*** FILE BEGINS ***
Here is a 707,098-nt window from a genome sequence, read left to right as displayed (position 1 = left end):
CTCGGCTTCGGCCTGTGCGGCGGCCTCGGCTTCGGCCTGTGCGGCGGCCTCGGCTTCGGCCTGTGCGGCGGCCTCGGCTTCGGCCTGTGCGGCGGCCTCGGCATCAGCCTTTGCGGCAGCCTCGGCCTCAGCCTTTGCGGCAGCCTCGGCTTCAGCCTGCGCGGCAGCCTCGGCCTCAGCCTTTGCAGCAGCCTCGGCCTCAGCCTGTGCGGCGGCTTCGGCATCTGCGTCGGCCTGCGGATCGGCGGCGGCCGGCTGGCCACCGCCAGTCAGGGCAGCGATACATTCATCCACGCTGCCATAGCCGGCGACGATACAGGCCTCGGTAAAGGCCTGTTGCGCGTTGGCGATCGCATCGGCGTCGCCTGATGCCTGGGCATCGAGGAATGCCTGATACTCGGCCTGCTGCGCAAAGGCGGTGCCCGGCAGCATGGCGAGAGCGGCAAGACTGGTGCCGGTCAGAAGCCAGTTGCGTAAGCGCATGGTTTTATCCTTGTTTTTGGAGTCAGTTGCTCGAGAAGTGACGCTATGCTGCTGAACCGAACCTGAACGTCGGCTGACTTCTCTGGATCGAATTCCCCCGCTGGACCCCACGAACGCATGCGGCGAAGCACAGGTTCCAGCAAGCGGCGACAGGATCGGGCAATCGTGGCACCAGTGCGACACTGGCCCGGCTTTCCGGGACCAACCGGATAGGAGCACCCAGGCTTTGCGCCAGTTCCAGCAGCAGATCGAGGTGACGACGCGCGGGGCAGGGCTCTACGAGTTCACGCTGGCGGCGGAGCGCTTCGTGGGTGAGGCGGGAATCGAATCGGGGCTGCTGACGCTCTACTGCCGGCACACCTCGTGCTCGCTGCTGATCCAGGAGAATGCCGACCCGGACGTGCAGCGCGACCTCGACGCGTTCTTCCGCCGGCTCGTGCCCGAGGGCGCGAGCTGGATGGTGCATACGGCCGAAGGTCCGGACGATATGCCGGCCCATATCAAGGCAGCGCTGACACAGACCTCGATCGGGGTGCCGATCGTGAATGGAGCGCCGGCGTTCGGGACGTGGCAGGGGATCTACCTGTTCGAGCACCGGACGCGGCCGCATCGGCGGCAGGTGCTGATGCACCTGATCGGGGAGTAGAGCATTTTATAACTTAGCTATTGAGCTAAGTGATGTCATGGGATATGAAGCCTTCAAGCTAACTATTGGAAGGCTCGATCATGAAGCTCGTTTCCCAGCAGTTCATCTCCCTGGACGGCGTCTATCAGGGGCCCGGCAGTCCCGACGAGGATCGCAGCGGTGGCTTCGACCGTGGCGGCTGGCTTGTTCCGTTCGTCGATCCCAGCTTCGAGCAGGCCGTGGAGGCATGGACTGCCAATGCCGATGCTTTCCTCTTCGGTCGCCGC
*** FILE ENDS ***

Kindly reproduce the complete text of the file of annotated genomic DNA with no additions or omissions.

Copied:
Here is a 707,098-nt window from a genome sequence, read left to right as displayed (position 1 = left end):
CTCGGCTTCGGCCTGTGCGGCGGCCTCGGCTTCGGCCTGTGCGGCGGCCTCGGCTTCGGCCTGTGCGGCGGCCTCGGCTTCGGCCTGTGCGGCGGCCTCGGCATCAGCCTTTGCGGCAGCCTCGGCCTCAGCCTTTGCGGCAGCCTCGGCTTCAGCCTGCGCGGCAGCCTCGGCCTCAGCCTTTGCAGCAGCCTCGGCCTCAGCCTGTGCGGCGGCTTCGGCATCTGCGTCGGCCTGCGGATCGGCGGCGGCCGGCTGGCCACCGCCAGTCAGGGCAGCGATACATTCATCCACGCTGCCATAGCCGGCGACGATACAGGCCTCGGTAAAGGCCTGTTGCGCGTTGGCGATCGCATCGGCGTCGCCTGATGCCTGGGCATCGAGGAATGCCTGATACTCGGCCTGCTGCGCAAAGGCGGTGCCCGGCAGCATGGCGAGAGCGGCAAGACTGGTGCCGGTCAGAAGCCAGTTGCGTAAGCGCATGGTTTTATCCTTGTTTTTGGAGTCAGTTGCTCGAGAAGTGACGCTATGCTGCTGAACCGAACCTGAACGTCGGCTGACTTCTCTGGATCGAATTCCCCCGCTGGACCCCACGAACGCATGCGGCGAAGCACAGGTTCCAGCAAGCGGCGACAGGATCGGGCAATCGTGGCACCAGTGCGACACTGGCCCGGCTTTCCGGGACCAACCGGATAGGAGCACCCAGGCTTTGCGCCAGTTCCAGCAGCAGATCGAGGTGACGACGCGCGGGGCAGGGCTCTACGAGTTCACGCTGGCGGCGGAGCGCTTCGTGGGTGAGGCGGGAATCGAATCGGGGCTGCTGACGCTCTACTGCCGGCACACCTCGTGCTCGCTGCTGATCCAGGAGAATGCCGACCCGGACGTGCAGCGCGACCTCGACGCGTTCTTCCGCCGGCTCGTGCCCGAGGGCGCGAGCTGGATGGTGCATACGGCCGAAGGTCCGGACGATATGCCGGCCCATATCAAGGCAGCGCTGACACAGACCTCGATCGGGGTGCCGATCGTGAATGGAGCGCCGGCGTTCGGGACGTGGCAGGGGATCTACCTGTTCGAGCACCGGACGCGGCCGCATCGGCGGCAGGTGCTGATGCACCTGATCGGGGAGTAGAGCATTTTATAACTTAGCTATTGAGCTAAGTGATGTCATGGGATATGAAGCCTTCAAGCTAACTATTGGAAGGCTCGATCATGAAGCTCGTTTCCCAGCAGTTCATCTCCCTGGACGGCGTCTATCAGGGGCCCGGCAGTCCCGACGAGGATCGCAGCGGTGGCTTCGACCGTGGCGGCTGGCTTGTTCCGTTCGTCGATCCCAGCTTCGAGCAGGCCGTGGAGGCATGGACTGCCAATGCCGATGCTTTCCTCTTCGGTCGCCGC